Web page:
- The Washington Times - Sunday, April 10, 2005

NEWTOWN, Conn. - With plays, colored maps and student essays, Roman Catholic schools across the country are taking advantage of the first papal transition in 26 years to teach both facts and faith.

Pope John Paul II’s travels, speeches and writings are top lesson topics, as are the church’s history and rituals. Above all, students are connecting their own memories of John Paul with the world’s experience of the long-serving pope.

“I myself will always remember him as a frail, little old man with Parkinson’s disease,” said seventh-grader Shannon McCarthy, holding the pages of her carefully typed paper with both hands as she read it to classmates at St. Rose of Lima School in Newtown. “But my parents will remember him as a passionate, newly elected, 58-year-old pope.”

She looked up and smiled to the class, each of them dressed in a school uniform.

“He was truly the youth’s pope,” she said.

Although teacher Pam Arsenault wants her classes to learn about John Paul’s life and how the conclave to pick his successor works, she also wants students to understand that the selection of a new pope affects their lives as Catholics.

“They’re going to be reading about this in history books and religion books, and they’re part of the process now,” said Miss Arsenault, who is also director of religious education at St. Rose. “They’ll be telling their children about it. This is their story.”

The nation’s 7,799 Catholic schools teach 2.4 million students: John Paul was the only pope who young Catholics have ever known. Teachers say they want to make sure it’s his life’s work — more than his death or his burial — that proves lasting.

“Right now, on TV when they see the pope laid out, it’s kind of scary to kids,” fifth-grade teacher Eileen Clark of Our Lady of the Rosary School in Greenville, S.C., said last week, as the deceased pontiff’s body was displayed in St. Peter’s Basilica. “And I don’t want the kids to remember the pope in that way.”

Her students were compiling quotes, coloring a map of his travels and sketching John Paul images.

Schools also are taking care to teach age-appropriate lessons. While older students discuss the symbolism of white and black smoke that the conclave uses to signify the selection of a new pope, younger students might perform a play so that they understand the key people involved.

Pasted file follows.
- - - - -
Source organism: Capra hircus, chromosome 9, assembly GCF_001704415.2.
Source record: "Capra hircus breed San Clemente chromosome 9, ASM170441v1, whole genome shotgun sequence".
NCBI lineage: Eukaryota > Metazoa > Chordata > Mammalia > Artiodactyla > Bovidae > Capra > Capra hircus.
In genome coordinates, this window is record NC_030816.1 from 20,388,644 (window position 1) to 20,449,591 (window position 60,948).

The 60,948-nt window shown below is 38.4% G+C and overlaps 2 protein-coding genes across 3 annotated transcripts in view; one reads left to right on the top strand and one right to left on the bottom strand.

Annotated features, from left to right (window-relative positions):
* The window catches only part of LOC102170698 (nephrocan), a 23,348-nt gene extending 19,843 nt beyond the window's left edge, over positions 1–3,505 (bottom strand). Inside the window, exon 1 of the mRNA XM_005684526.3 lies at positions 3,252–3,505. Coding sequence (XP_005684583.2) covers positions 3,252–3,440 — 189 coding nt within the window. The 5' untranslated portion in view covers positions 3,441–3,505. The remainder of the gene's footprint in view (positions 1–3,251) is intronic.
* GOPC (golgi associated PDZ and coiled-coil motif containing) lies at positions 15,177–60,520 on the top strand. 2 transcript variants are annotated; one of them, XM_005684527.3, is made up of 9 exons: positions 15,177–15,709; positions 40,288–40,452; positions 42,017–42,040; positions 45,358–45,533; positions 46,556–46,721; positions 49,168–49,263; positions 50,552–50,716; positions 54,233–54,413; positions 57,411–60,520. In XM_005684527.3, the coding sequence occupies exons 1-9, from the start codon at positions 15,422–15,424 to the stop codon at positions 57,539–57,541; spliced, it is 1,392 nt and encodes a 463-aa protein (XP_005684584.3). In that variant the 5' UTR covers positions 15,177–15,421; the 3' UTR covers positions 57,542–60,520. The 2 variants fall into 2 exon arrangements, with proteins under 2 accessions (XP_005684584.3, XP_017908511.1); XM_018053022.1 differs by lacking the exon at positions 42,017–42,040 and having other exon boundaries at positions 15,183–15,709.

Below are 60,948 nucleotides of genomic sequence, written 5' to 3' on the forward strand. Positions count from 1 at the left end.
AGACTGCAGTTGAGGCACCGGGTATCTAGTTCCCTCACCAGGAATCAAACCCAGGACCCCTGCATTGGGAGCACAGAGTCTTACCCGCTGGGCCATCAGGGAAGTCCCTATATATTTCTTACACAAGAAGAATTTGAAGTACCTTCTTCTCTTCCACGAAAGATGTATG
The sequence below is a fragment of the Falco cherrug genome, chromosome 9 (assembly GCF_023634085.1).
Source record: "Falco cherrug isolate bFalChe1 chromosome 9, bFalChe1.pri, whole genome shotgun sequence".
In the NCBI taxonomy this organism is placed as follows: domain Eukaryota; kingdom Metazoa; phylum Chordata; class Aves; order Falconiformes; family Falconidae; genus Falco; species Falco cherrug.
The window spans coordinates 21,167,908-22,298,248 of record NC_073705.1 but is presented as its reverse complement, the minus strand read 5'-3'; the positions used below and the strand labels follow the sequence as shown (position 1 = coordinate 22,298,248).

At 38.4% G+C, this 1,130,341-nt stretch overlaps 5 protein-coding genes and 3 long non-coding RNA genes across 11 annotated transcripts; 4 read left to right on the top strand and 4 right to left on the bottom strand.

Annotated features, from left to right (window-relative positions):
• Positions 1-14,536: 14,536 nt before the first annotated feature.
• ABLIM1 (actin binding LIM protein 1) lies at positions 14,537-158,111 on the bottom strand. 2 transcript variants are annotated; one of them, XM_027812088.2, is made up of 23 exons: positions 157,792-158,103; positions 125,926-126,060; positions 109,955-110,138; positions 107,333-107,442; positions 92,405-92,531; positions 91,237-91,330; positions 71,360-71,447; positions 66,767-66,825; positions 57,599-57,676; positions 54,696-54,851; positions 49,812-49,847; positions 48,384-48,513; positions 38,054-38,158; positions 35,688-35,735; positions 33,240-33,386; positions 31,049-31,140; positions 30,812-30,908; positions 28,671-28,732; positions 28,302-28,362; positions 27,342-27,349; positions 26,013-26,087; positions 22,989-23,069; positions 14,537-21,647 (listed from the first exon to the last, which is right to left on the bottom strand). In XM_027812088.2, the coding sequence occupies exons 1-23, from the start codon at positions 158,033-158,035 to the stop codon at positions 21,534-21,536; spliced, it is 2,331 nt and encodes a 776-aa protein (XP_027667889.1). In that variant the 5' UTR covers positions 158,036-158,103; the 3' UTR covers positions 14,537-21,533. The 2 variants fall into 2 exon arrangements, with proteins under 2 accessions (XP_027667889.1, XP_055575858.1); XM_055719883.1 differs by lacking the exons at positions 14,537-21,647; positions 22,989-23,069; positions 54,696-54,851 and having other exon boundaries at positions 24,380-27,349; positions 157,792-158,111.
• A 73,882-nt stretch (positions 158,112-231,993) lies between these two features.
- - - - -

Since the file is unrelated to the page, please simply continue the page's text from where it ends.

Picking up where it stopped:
In Lake Charles, La., Catherine Townsend, director of religious education at Immaculate Conception Cathedral School, transferred the Apostolic Constitution into student-friendly language.

The 27-page document was revised by John Paul in 1996 and outlines the process by which a new pope is selected. Miss Townsend said she was surprised by the amount of student interest.

“They’ve been watching the news, reading the news, and they’ve been coming in with many questions,” Miss Townsend said. “Even the little ones, as young as 3 and 4, came to school asking, ‘Did you know the pope died?’”

Schools also joined Catholics around the world in waiting and praying for a new pope. Some schools canceled classes Friday for John Paul’s funeral, while others set the day aside to specifically learn about the pope and transition process.

Many will attend special Masses. Students at Bishop Hendricken High School in Warwick, R.I., will watch a videotape about how the conclave works, said Stephen Crawford, director of campus ministry.

“There’s such detail to the process that you have to sit down and study it,” Mr. Crawford said. “Kids find that kind of process and a little bit of the mystery and ritual of that kind of thing intriguing.”

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